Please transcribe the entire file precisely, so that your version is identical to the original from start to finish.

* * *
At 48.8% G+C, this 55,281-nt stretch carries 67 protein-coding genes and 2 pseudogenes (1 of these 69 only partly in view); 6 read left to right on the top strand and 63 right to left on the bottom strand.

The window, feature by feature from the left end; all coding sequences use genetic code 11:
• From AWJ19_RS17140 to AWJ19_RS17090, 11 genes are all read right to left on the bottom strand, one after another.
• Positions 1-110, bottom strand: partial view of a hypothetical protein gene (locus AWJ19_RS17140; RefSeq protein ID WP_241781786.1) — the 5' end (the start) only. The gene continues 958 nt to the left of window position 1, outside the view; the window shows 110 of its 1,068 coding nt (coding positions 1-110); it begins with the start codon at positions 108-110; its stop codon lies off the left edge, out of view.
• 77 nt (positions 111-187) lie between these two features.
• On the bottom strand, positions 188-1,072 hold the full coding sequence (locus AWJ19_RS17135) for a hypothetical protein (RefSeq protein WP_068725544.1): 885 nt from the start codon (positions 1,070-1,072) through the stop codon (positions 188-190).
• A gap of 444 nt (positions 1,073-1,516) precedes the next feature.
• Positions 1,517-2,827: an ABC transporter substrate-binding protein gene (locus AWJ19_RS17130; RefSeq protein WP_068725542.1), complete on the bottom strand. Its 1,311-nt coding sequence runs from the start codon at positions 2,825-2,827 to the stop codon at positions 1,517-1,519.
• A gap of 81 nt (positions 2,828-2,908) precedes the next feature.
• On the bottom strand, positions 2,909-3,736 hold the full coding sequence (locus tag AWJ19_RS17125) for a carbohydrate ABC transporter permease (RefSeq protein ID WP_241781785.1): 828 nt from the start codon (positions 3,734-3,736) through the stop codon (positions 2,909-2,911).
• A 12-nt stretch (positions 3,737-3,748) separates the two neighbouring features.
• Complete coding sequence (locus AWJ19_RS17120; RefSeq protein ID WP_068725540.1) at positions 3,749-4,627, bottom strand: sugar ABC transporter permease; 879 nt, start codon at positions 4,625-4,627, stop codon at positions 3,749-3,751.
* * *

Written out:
At 48.8% G+C, this 55,281-nt stretch carries 67 protein-coding genes and 2 pseudogenes (1 of these 69 only partly in view); 6 read left to right on the top strand and 63 right to left on the bottom strand.

The window, feature by feature from the left end; all coding sequences use genetic code 11:
• From AWJ19_RS17140 to AWJ19_RS17090, 11 genes are all read right to left on the bottom strand, one after another.
• Positions 1-110, bottom strand: partial view of a hypothetical protein gene (locus AWJ19_RS17140; RefSeq protein ID WP_241781786.1) — the 5' end (the start) only. The gene continues 958 nt to the left of window position 1, outside the view; the window shows 110 of its 1,068 coding nt (coding positions 1-110); it begins with the start codon at positions 108-110; its stop codon lies off the left edge, out of view.
• 77 nt (positions 111-187) lie between these two features.
• On the bottom strand, positions 188-1,072 hold the full coding sequence (locus AWJ19_RS17135) for a hypothetical protein (RefSeq protein WP_068725544.1): 885 nt from the start codon (positions 1,070-1,072) through the stop codon (positions 188-190).
• A gap of 444 nt (positions 1,073-1,516) precedes the next feature.
• Positions 1,517-2,827: an ABC transporter substrate-binding protein gene (locus AWJ19_RS17130; RefSeq protein WP_068725542.1), complete on the bottom strand. Its 1,311-nt coding sequence runs from the start codon at positions 2,825-2,827 to the stop codon at positions 1,517-1,519.
• A gap of 81 nt (positions 2,828-2,908) precedes the next feature.
• On the bottom strand, positions 2,909-3,736 hold the full coding sequence (locus tag AWJ19_RS17125) for a carbohydrate ABC transporter permease (RefSeq protein ID WP_241781785.1): 828 nt from the start codon (positions 3,734-3,736) through the stop codon (positions 2,909-2,911).
• A 12-nt stretch (positions 3,737-3,748) separates the two neighbouring features.
• Complete coding sequence (locus AWJ19_RS17120; RefSeq protein ID WP_068725540.1) at positions 3,749-4,627, bottom strand: sugar ABC transporter permease; 879 nt, start codon at positions 4,625-4,627, stop codon at positions 3,749-3,751.